My family’s history is shrouded in one huge question mark.
After my Oma died in August, I realized it probably always will be, and more than curiosity, I’m filled with regret. The last few times I saw her, I relied on our German-English pidgin to decode our past, but it’s as though time only started with her parents and not a moment before.
The story is even murkier on my mother’s side. My Oma can spin a good yarn, but even my mom thinks there are details conveniently left out of the story. Aside from punctuality and efficiency, denial and shame are also German strengths, particularly for anyone who lived through the Second World War.
For those born during and after the Nazi reign, that shame is shared. Being born in Canada hasn’t lessened it, though I don’t deny my German heritage. My pride becomes so swollen at times, especially during a World Cup soccer match, or when I meet someone from Germany and start yammering about how it’s my favourite place in the world to visit. Still, I have learned rather awkwardly that there are people offended by my ancestry — that 12 unfathomable, horrific, inexcusable years that happened fewer than 7 decades ago have negated centuries of better times lived by an otherwise proud and good people.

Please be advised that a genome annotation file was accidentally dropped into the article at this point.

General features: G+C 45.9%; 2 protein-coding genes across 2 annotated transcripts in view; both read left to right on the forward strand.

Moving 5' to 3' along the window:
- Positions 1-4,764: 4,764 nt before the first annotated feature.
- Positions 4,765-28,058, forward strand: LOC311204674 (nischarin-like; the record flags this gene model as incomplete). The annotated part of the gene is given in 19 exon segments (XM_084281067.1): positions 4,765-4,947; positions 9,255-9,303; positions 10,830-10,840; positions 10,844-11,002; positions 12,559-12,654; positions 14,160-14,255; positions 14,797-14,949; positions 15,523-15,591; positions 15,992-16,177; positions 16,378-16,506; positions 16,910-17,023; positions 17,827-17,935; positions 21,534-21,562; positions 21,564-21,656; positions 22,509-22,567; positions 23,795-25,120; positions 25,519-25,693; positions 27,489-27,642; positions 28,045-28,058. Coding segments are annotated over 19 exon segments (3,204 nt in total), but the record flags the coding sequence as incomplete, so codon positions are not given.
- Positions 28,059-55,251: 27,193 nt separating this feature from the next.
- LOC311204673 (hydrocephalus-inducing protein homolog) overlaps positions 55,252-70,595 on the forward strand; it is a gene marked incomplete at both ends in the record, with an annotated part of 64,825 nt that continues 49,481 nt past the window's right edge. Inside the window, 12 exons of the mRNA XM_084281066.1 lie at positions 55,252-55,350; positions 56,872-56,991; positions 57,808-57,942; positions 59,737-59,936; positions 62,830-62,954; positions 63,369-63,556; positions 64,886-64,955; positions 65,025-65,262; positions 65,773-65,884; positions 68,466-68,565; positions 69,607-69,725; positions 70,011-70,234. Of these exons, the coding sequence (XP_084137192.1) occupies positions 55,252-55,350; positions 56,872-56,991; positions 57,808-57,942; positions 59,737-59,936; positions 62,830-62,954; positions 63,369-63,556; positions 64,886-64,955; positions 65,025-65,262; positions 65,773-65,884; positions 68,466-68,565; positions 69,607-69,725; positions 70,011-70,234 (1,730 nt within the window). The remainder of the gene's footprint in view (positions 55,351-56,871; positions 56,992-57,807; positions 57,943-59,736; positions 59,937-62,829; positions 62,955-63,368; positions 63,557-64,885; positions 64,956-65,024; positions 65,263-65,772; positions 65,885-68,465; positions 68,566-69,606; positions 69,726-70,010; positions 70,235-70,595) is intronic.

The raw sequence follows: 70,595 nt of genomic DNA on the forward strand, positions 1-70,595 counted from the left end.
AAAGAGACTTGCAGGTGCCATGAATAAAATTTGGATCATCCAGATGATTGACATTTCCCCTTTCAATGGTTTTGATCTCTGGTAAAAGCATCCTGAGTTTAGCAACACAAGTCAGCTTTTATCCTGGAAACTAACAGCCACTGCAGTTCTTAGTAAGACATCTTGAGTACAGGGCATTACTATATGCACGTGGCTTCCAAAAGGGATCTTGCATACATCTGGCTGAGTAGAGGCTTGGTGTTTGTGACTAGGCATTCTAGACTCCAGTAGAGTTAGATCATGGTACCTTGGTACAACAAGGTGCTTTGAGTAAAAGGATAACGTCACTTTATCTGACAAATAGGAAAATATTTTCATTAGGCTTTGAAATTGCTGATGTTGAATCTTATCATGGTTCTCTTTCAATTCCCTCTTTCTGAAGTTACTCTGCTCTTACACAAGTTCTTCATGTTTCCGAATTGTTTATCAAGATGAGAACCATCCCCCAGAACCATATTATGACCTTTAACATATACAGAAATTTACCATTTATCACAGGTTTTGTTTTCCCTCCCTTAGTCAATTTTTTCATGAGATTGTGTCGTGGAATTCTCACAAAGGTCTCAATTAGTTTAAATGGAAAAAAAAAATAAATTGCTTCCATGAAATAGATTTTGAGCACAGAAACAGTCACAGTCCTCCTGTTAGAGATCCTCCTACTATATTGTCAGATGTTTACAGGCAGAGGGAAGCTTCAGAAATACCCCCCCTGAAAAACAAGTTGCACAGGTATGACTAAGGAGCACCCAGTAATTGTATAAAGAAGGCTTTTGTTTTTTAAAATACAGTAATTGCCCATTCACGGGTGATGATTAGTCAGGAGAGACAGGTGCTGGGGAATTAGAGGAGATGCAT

One unanswered question I have about my family’s past, prior to Hitler’s Germany, is whether we have a Jewish root in that family tree of ours. It’s something my mother has always strongly believed after learning her Oma’s maiden name, Kühlewein.
My dad is doubtful because family trees had to be produced when couples married during the Nazi regime to prove there was no Jewish blood in anyone’s past. Though my Oma and Opa Walter married without issue, it was also a time of fudged papers and beacons of heroism in a nation of sheep fed a steady diet of propaganda. So it remains one of those big question marks, though a search of Hebrew last names doesn’t turn up Kühlewein but interestingly, shows Mayer in the rolls.
What I am certain of, though, is a mutual love my mom and I share for Jewish food. The few trips we’ve taken to Montreal always included stops at Dunn’s for a smoked meat sandwich. Blintzes and latkes on menus have always been a draw. Montreal-style bagels — we love us a Jewish donut. And every so often on trips to Toronto, we’d find ourselves in a Jewish deli. OK, it was Shopsy’s on Front Street but for two out-of-towners who knew no better, this was the place to go for a corned beef on rye.
My love runs deepest for the latke, though. As a child, when my mom made potato pancakes for dinner, I was certain she was just phoning in that night’s meal. Someone didn’t really feel like cooking. Latkes were boring, no matter how much apple sauce I layered on them. But as I got older, I realized there was an art to the latke, which is Yiddish for patch. Its preparation is a spark for serious debate among latke lovers. It’s a simple food for which many feel a complicated ownership, given the seemingly many ways to properly prepare shredded potatoes — or is it mashed? Every northern and eastern European nation seems to have it’s own prideful take — it’s the national dish of Belarus — on the rather plain potato pancake.